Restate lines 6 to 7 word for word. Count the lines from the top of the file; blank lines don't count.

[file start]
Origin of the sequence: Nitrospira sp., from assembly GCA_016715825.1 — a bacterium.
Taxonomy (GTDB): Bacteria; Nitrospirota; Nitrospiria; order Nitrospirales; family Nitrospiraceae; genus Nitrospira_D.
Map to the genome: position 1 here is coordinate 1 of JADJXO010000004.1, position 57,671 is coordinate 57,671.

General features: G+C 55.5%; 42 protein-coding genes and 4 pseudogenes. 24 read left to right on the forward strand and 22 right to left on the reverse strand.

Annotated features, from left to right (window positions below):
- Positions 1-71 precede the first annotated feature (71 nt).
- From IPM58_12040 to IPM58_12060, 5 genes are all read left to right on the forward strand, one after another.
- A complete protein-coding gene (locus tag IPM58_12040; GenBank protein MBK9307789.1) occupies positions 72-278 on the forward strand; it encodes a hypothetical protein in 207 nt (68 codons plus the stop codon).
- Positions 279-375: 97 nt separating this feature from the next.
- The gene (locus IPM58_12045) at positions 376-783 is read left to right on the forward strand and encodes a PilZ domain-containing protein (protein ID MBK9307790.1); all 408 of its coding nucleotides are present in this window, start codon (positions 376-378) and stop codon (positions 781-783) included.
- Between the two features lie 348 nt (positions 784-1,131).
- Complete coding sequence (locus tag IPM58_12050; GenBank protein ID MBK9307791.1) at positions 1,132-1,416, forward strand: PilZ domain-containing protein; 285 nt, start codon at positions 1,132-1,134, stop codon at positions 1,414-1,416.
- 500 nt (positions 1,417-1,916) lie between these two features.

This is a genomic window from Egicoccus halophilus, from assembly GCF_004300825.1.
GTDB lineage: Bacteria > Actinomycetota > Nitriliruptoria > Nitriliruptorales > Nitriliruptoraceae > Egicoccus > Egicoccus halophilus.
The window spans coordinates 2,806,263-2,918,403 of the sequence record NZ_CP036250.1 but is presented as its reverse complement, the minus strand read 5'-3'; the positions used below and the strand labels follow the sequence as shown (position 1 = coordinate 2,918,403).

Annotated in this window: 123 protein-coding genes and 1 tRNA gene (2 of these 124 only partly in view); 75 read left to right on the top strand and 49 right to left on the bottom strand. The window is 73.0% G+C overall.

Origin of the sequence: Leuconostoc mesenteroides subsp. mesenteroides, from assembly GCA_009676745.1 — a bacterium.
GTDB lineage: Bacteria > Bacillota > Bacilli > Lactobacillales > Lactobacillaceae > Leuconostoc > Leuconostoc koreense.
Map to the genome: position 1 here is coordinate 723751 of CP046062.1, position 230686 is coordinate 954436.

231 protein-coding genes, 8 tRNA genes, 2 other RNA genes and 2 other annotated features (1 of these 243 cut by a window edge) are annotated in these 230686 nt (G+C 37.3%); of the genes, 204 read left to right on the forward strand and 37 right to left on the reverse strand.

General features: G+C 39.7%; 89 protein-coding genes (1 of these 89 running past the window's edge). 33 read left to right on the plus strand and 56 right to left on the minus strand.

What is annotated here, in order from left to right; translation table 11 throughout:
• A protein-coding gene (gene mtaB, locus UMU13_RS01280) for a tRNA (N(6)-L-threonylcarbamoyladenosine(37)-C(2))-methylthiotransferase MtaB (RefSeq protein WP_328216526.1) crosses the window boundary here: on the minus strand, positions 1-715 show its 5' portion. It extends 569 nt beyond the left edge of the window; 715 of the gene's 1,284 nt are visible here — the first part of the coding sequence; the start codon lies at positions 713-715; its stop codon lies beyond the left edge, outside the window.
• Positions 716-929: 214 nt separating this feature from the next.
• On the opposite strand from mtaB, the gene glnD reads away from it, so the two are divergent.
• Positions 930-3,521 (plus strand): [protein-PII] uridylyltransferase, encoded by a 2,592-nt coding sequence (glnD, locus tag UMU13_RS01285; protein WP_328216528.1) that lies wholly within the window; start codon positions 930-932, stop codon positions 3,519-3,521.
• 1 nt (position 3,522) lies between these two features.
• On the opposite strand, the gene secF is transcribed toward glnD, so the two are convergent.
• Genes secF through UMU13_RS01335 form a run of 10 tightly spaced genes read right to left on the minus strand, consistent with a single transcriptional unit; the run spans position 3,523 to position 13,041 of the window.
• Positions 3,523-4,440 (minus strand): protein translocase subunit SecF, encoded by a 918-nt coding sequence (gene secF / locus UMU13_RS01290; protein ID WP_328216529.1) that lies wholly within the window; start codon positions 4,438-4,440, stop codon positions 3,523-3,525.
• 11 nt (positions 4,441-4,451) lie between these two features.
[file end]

- Positions 1-71 precede the first annotated feature (71 nt).
- From IPM58_12040 to IPM58_12060, 5 genes are all read left to right on the forward strand, one after another.